Spring Cleaning in Rockaway and Jamaica Bay Parks

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Spring is finally here, and the Jamaica Bay-Rockaway Parks Conservancy began the season with a great volunteer event filled with community and partnership!  Working with NYC Parks and the local community, the Conservancy was thrilled to begin our spring stewardship season with local residents, community groups, and NYC Parks for a volunteer cleanup and native plant restoration project on Saturday, March 27.

The project provided some much-needed TLC to parkland adjacent to the boardwalk and the Beach 30th Street Playground between Beach 26th Street and Marvin Street in Far Rockaway. Forty volunteers removed upwards of 500 pounds of trash and planted 400 native coastal perennials and shrubs, along with 6,000 native beach grasses. Volunteers planted native shrub species such as Beach plumb (Prunus maritima), Bayberry (Morella pensylvanica), Rosa carolina (Carolina rose), and Eastern red cedar (Juniperus virginiana) as well as American beachgrass (Ammophila brevigulata) in the dune adjacent to the boardwalk.

Collective stewardship efforts like these show the important role everyone can play in making even small park spaces meaningful and vibrant. This latest stewardship project builds off of work the Conservancy led at the park with NYC Parks in spring 2020 when 10,000 additional beach grasses were planted, along with 300 native shrubs and perennials. Due to the impacts of COVID-19, we were unable to engage volunteers at that time. Many thanks to Borough President Donovan Richards for supporting this special project and to the volunteers and parks staff that made it a reality. In the coming months, the Conservancy looks forward to watching the landscape come to life, providing four seasons of flowering plants, and will continue to work with the community and NYC Parks in caring for the area through volunteer stewardship.

Throughout the year, the Conservancy works with NYC Parks to bring resources and stewardship efforts to parks across the Rockaway peninsula and Jamaica Bay. For this latest project, the Conservancy combined resources working with Rockaway Parks Administrator Eric Peterson to source native plants from citywide nurseries, including the Greenbelt Native Plant Center, and beach grasses were sourced from Jamaica Bay at a nursery at Floyd Bennett Field. By using native plants in restoration projects, the plants are more likely to thrive and will attract an array of pollinators and wildlife such as birds, bees, and butterflies to the landscape. The areas restored this past weekend are fenced in to protect the plantings from foot traffic as they settle in the landscape and grow throughout the season.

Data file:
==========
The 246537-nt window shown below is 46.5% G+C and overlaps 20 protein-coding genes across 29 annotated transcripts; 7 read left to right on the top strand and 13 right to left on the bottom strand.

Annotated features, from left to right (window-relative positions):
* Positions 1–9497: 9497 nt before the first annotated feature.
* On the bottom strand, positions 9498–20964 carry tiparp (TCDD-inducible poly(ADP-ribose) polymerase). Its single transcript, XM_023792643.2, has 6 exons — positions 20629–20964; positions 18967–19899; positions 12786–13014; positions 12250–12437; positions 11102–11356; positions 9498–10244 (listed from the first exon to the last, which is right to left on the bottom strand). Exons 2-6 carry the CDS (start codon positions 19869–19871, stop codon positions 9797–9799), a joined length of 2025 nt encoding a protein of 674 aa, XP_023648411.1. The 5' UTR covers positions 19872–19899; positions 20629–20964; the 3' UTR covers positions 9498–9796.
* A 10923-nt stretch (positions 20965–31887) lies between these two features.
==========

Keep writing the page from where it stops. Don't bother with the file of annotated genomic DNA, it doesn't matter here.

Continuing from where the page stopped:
This project is one of many restoration projects the Conservancy has planned this spring and we hope you will join us! Cleanups are scheduled in April and May with the Surfrider Foundation – NYC Chapter at Dubos Point Wildlife Sanctuary and Rockaway Community Park respectively, and a restoration project will take place at Jamaica Bay Park with the Natural Areas Conservancy in April.

Parks across the city experienced record visitation and impact in 2020 and this continues through 2021. Increased visitation and stretched resources provide an opportunity to work together to care for our parks. We are fortunate to be amongst such an active community and many other organizations that are committed to park stewardship. Learn more about upcoming events at www.jbrpc.org/shorelinecleanups. Happy spring and we look forward to seeing you in our parks!

 By Shanna Blanchard

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